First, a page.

Heart disease is the number one killer of Hispanic Americans, claiming the lives of 28.6 percent of the more than 122,000 Hispanics who die each year.(1) Additionally, athero typically has no signs or symptoms until an artery becomes severely narrowed or completely blocked. At this point, people often suffer a heart attack, stroke, or other serious, potentially fatal, health problems.
Inside the Artery Explorer, participants travel through the winding path of the human circulatory system as the arteries become narrow and blocked with plaque. Along the way, people are confronted by common risk factors for athero, such as LDL (bad) cholesterol, high blood pressure, and smoking. The experience, which is narrated and illustrated in Spanish, culminates with a head-on collision with a blood clot; memorably demonstrating how athero can lead to heart attack and stroke.
For more information about athero, visit www.LaAtero.com. To receive additional information, be sure to click the link for the AteroInformados program, an ongoing educational series packed with information about athero, tips for staying active and eating healthy, and questions for your doctor. AstraZeneca will also make a $1 donation, up to a total of $25,000, to the National Latina Health Network, a non-profit organization that addresses critical health concerns affecting Latinas and their families. The Web site also features a video of the journey through the arteries for those unable to experience the Artery Explorer in person.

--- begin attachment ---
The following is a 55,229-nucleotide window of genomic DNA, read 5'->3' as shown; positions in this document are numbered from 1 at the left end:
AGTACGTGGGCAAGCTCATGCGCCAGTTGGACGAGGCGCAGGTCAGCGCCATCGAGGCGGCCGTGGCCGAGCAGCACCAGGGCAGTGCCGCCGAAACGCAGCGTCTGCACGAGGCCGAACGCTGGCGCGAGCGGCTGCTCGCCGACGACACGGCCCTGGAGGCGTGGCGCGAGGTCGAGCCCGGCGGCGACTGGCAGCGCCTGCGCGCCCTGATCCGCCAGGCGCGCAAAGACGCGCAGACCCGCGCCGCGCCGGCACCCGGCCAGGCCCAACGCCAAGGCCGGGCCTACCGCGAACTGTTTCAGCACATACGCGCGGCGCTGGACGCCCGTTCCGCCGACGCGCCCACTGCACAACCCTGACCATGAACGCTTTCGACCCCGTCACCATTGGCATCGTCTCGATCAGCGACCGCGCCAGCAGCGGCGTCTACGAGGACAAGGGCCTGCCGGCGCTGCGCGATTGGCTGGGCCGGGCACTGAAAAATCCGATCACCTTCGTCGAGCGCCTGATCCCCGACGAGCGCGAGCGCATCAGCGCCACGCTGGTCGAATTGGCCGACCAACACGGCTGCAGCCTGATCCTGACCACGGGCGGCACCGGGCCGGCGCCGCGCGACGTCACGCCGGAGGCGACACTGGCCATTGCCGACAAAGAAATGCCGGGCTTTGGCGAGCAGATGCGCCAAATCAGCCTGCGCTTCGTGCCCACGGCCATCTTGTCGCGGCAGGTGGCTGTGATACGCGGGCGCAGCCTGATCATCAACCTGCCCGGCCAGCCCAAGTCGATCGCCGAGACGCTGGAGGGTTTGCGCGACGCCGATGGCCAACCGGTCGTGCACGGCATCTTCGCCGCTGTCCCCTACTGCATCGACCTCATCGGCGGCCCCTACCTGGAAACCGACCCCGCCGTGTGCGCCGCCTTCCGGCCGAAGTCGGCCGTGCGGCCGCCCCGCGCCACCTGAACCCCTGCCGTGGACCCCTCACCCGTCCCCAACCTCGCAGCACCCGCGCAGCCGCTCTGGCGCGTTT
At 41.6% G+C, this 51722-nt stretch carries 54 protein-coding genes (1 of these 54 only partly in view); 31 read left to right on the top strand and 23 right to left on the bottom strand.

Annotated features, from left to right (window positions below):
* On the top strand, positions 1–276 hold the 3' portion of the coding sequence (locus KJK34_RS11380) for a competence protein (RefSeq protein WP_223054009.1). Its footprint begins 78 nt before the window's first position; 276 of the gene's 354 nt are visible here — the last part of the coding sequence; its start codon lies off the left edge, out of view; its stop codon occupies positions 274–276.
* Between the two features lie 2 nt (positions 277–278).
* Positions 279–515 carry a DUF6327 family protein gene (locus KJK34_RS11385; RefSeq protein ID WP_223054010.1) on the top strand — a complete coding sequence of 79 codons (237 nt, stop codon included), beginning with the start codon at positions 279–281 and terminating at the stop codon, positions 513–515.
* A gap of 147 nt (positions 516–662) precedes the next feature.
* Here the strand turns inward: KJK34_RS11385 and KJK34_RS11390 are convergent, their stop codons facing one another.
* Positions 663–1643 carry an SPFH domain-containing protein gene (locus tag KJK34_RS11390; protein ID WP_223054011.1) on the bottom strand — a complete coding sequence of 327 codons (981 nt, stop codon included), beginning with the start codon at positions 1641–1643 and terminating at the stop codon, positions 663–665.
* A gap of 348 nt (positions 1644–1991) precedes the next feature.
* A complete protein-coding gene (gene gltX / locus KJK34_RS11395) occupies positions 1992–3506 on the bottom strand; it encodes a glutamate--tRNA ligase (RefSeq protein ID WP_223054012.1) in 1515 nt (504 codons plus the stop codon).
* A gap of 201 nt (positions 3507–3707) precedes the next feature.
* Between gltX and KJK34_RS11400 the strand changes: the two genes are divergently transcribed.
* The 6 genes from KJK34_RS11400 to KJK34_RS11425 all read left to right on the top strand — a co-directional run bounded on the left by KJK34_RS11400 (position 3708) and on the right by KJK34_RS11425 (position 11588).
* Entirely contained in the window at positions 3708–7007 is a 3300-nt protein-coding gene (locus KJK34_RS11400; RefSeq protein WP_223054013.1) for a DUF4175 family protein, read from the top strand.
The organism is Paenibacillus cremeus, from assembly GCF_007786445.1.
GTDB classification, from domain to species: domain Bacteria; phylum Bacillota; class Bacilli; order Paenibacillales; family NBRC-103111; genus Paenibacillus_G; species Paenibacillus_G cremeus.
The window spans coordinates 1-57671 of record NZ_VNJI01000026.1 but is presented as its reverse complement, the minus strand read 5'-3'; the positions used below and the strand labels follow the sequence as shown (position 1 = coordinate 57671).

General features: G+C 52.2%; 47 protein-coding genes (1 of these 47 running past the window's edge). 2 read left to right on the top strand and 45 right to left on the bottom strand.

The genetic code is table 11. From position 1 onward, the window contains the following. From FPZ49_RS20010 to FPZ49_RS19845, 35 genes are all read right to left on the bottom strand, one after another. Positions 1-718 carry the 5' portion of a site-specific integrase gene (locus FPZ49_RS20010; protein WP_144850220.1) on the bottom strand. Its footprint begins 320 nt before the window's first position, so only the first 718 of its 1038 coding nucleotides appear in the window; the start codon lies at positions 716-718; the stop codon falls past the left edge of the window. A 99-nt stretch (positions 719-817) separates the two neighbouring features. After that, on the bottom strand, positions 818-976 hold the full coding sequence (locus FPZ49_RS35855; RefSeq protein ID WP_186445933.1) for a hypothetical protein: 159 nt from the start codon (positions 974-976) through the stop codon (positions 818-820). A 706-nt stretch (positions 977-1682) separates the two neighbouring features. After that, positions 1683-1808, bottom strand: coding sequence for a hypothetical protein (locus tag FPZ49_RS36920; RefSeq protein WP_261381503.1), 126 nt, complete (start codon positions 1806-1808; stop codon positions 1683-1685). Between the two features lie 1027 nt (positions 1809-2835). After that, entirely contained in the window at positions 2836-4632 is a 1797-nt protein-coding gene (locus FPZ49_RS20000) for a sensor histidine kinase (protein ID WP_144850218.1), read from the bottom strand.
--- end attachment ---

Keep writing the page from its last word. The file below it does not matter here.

About Atherosclerosis (Athero)
Athero is the progressive buildup of plaque -- made of fat, cholesterol, and other substances -- in the inner walls of the arteries.(2) Elevated cholesterol and other risk factors can contribute to the disease, and for many, the disease progresses silently, with no visible signs or symptoms.(3) A
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